Efforts to curb dengue

Dengue prevention campaigns will get underway this week after the country recorded more than 102,000 cases last year – many of those in the Western Division. Read more

Advice for travellers

Avoid mosquito bites to protect against dengue fever. To avoid biting insects, apply repellent containing an active ingredient, such as DEET, Picaridin, or oil of lemon eucalyptus (PMD) to all exposed skin when outdoors. Dengue is spread by two types of aedes mosquitoes. Both breed close to dwellings, are found in shady areas and bite mainly during the daylight hours, making them difficult to avoid outdoors. Travellers should also cover up with long-sleeved tops, long pants, and shoes and socks when mosquitoes are most active.

Flu season underway

The CDC’s FluView site, reporting data for the week to Dec 28, notes rising influenza activity with, unusually for this time of year, Influenza B/Victoria viruses predominating, followed by A(H1N1)pdm09 viruses. Low or minimal flu activity was reported in only seven states (Hawaii, Michigan, Missouri, Montana, Nevada, Delaware and Idaho). While information from Flu News Europe outlines rising activity across the region during the last week of 2019 with type A viruses detected most often. More in the WHO global influenza update (with info to Dec 8, 2019).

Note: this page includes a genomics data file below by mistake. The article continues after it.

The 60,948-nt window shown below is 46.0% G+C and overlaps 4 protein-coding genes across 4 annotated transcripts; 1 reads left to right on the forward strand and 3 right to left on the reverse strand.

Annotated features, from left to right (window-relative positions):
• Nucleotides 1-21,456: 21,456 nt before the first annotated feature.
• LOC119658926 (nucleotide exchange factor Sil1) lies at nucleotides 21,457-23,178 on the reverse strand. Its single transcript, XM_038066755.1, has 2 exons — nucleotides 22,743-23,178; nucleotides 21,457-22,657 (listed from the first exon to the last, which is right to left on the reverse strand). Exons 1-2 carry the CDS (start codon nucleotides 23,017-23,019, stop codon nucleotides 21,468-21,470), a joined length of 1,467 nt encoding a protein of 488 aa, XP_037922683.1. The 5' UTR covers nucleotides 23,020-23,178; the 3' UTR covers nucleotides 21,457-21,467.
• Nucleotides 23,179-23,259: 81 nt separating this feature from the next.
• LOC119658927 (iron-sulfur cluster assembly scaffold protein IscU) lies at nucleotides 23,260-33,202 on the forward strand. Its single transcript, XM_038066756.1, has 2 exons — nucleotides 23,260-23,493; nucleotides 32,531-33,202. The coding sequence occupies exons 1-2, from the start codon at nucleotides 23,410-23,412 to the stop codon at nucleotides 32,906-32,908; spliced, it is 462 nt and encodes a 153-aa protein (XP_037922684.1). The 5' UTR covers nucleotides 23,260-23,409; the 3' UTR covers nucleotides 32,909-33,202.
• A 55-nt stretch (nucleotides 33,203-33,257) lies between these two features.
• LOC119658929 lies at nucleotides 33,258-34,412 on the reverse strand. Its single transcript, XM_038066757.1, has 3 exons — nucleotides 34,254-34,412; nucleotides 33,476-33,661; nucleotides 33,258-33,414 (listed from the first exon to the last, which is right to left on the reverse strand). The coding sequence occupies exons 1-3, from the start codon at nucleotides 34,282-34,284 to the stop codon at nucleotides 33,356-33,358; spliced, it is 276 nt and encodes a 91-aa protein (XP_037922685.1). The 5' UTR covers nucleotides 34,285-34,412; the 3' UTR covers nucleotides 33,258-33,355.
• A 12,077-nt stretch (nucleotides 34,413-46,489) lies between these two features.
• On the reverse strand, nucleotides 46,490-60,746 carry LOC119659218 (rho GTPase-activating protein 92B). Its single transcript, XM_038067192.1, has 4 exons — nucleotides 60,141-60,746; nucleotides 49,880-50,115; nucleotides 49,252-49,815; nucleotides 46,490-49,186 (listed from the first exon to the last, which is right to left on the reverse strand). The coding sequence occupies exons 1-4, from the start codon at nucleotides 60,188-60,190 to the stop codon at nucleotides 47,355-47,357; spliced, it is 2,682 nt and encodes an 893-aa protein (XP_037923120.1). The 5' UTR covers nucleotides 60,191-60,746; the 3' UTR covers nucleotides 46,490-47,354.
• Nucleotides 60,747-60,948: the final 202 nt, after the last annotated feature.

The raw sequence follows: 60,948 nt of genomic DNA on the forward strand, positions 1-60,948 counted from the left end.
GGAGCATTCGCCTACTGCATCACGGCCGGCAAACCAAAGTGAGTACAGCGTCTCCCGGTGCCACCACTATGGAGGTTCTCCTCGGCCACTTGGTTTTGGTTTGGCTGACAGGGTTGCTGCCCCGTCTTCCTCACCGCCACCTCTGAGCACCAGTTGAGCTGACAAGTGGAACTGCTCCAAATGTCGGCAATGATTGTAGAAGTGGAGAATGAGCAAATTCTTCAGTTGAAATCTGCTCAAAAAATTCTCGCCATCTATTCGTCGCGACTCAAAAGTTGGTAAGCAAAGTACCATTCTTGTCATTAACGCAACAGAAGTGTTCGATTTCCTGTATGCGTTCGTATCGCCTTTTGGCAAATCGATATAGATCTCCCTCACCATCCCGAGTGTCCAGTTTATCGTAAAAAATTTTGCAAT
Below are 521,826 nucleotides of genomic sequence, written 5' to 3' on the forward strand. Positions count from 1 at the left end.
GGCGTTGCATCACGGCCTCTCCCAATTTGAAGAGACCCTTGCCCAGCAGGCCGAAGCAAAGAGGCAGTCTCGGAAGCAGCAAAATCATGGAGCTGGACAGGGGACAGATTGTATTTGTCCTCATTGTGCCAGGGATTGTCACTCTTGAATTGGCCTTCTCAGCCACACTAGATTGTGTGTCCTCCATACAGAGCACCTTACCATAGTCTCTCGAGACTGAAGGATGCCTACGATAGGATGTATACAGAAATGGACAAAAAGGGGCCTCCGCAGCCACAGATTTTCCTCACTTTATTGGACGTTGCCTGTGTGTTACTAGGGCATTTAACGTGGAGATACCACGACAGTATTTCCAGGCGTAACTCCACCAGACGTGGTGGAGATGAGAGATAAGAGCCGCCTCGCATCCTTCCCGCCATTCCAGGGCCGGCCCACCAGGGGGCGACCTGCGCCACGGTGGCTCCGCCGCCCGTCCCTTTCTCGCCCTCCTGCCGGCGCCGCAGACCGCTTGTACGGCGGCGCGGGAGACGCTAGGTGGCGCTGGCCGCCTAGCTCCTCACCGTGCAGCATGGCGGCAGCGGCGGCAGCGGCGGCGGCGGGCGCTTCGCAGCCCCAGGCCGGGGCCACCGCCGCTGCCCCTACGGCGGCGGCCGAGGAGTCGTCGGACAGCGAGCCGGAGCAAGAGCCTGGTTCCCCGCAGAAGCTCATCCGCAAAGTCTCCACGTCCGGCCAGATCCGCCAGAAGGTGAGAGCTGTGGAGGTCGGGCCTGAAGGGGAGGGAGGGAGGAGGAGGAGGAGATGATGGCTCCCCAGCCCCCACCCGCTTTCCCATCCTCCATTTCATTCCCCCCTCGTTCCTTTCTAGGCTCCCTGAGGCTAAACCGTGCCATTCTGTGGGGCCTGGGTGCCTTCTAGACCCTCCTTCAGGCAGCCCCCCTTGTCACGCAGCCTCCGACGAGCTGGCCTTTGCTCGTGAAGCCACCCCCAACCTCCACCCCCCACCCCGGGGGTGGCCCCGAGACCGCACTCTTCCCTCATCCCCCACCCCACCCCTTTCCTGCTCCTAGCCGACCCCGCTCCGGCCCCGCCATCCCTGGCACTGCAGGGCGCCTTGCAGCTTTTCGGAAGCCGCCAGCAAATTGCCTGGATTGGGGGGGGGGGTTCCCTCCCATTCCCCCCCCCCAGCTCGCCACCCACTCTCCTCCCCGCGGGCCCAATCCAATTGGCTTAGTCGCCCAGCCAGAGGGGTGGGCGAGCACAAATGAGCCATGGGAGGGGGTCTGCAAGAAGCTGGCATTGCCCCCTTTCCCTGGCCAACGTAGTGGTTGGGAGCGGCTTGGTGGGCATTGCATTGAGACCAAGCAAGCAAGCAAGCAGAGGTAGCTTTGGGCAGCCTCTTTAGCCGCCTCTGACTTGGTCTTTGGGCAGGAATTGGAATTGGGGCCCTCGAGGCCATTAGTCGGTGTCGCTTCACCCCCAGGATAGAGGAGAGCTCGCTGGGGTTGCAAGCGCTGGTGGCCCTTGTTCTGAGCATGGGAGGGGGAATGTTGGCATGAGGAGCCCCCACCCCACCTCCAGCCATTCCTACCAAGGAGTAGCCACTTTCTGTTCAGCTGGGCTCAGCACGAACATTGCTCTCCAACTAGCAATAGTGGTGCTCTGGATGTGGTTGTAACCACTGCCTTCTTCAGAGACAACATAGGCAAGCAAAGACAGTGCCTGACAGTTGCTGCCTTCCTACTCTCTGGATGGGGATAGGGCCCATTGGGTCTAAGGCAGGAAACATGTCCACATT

Advice for travellers

Seasonal flu is the most common vaccine-preventable travel-related illness: it’s likely to be found aboard aircraft, in crowded airport terminals, and at your destination. Vaccination is highly recommended and travellers should also avoid close contact with people showing flu-like symptoms, and thoroughly washing hands using soap and water after using the toilet and before eating. Alcohol-based hand sanitiser is a convenient alternative if soap and water is not available.